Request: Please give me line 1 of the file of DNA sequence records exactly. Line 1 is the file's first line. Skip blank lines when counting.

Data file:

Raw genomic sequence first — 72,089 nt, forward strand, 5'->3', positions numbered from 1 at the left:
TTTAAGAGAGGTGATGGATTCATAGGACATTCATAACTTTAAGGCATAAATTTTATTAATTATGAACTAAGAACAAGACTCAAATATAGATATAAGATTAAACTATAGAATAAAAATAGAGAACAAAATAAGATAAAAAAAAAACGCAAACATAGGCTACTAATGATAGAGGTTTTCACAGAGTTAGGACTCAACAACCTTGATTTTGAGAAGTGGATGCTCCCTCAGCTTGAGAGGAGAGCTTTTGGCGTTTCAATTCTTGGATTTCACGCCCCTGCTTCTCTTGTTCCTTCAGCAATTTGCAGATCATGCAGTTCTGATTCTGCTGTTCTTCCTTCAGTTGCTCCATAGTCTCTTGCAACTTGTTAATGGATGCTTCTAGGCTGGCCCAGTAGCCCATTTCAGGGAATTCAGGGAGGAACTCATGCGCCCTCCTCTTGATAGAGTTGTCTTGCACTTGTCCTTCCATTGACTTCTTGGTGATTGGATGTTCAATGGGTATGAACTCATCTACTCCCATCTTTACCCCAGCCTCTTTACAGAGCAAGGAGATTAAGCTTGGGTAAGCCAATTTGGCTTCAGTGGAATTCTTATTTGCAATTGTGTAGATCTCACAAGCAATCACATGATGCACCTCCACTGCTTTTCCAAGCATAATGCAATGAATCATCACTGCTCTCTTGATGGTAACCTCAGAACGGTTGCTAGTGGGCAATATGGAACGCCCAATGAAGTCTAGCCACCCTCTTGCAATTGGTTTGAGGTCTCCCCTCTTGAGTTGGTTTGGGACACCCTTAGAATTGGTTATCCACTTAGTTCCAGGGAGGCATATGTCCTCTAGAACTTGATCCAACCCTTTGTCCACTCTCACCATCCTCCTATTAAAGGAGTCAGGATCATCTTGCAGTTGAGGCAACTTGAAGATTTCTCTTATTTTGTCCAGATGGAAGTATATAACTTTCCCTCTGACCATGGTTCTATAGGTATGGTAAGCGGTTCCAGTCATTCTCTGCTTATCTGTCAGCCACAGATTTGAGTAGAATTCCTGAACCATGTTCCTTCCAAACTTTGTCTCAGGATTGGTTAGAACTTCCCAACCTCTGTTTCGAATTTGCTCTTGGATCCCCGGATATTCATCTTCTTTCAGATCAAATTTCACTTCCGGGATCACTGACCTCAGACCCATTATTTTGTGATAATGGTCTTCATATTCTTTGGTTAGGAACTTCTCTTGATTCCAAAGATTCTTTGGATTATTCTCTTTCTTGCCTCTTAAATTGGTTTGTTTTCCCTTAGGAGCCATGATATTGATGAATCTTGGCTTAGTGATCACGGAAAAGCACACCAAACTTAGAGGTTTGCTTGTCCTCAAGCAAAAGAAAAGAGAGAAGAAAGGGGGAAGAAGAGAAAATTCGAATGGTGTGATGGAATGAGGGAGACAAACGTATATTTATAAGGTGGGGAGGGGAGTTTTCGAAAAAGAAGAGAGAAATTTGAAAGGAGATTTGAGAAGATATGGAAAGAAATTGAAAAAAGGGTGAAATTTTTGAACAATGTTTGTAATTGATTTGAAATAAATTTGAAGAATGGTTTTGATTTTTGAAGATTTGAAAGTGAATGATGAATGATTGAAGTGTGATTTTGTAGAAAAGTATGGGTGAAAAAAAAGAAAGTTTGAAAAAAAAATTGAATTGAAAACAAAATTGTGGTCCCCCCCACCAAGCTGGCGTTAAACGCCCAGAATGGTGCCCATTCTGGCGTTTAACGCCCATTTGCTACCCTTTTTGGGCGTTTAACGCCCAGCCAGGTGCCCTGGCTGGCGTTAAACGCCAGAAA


Raw genomic sequence first — 72,089 nt, forward strand, 5'->3', positions numbered from 1 at the left: